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Open Access Publications from the University of California

How Optimal is Too Optimal? Expectations About Performance in the Traveling Salesman Problem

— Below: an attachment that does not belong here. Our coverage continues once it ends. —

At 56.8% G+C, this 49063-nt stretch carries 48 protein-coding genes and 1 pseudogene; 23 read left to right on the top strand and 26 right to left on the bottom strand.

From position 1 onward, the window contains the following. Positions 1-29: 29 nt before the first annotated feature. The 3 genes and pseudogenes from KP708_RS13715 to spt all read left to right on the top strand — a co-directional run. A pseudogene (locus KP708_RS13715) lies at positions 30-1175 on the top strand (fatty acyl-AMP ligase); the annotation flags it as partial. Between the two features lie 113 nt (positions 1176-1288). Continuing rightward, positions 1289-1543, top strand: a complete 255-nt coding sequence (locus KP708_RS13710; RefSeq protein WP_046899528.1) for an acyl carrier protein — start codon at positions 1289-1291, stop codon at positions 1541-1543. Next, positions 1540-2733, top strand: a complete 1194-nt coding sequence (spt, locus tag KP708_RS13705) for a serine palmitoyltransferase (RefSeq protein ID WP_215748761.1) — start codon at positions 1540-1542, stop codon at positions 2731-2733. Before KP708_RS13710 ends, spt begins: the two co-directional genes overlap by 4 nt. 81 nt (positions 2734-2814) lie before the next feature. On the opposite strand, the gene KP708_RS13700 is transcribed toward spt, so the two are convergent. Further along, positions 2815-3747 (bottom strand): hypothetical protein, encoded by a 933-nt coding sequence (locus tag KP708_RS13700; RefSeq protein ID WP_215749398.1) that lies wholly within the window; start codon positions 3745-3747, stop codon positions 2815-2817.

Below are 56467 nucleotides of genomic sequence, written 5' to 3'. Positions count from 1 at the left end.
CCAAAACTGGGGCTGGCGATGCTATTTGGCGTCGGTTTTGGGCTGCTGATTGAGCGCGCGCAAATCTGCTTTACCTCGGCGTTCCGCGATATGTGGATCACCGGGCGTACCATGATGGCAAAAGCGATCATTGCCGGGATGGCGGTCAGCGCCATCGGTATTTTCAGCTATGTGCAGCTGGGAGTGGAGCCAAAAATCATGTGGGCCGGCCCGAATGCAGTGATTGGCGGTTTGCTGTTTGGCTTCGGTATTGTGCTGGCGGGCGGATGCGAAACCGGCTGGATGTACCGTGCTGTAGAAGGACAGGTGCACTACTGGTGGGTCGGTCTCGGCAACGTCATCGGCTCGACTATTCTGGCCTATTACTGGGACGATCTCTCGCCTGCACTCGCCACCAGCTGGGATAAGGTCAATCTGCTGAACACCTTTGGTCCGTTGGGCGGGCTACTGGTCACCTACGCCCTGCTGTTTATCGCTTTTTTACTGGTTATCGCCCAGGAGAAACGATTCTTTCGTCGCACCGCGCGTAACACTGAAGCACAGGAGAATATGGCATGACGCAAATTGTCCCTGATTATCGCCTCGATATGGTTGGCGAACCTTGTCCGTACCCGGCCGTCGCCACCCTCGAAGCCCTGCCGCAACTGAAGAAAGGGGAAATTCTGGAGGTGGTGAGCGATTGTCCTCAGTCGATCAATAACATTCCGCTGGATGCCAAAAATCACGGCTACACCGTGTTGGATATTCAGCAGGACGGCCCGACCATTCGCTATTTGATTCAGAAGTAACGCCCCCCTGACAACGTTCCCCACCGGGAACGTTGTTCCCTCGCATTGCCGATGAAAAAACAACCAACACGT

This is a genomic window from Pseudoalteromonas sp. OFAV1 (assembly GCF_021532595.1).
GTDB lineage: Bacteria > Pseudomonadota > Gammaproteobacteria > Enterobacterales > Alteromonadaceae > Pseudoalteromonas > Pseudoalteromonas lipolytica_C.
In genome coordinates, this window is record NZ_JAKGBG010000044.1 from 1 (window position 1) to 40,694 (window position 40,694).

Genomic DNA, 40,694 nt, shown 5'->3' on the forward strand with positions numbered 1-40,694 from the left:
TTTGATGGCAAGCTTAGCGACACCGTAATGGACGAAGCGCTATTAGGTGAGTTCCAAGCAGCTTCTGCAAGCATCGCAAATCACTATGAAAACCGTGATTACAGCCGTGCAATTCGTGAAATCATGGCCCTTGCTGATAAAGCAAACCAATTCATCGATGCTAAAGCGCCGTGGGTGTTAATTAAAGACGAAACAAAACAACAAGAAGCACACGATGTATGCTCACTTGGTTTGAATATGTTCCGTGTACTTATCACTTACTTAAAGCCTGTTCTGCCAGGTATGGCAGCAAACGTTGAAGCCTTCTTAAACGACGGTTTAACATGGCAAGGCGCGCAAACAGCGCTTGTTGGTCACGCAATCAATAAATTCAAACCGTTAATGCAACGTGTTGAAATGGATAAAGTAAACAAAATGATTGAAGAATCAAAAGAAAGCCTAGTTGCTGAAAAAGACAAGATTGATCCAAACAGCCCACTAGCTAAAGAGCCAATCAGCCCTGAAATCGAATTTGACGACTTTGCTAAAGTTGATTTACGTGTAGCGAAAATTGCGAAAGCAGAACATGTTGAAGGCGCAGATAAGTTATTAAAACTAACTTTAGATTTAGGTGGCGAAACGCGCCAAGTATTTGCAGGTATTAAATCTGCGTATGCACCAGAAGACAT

How effective do observers expect other problem solvers to be? What makes a decision seem "human"?" We addressed this question in the context of the Traveling Salesman Problem (TSP), a decision problem in which a perfectly optimal solution is intractable, but for which various kinds of approximate solutions are available. We conducted a series of experiments involving both "production tasks" in which we asked subjects to solve the TSP, and "perception tasks", in which we asked subjects to judge others' solutions to the TSP, rating them for intelligence or humanness. Results suggest that observers expect human solutions to be less optimal than algorithmic solutions: observers expect human problem solvers to exhibit a combination of local and global solution criteria, and to use a short look-ahead window when choosing a solution. These results shed light on human models of other humans' minds, a fundamental problem in social interaction and robotics.

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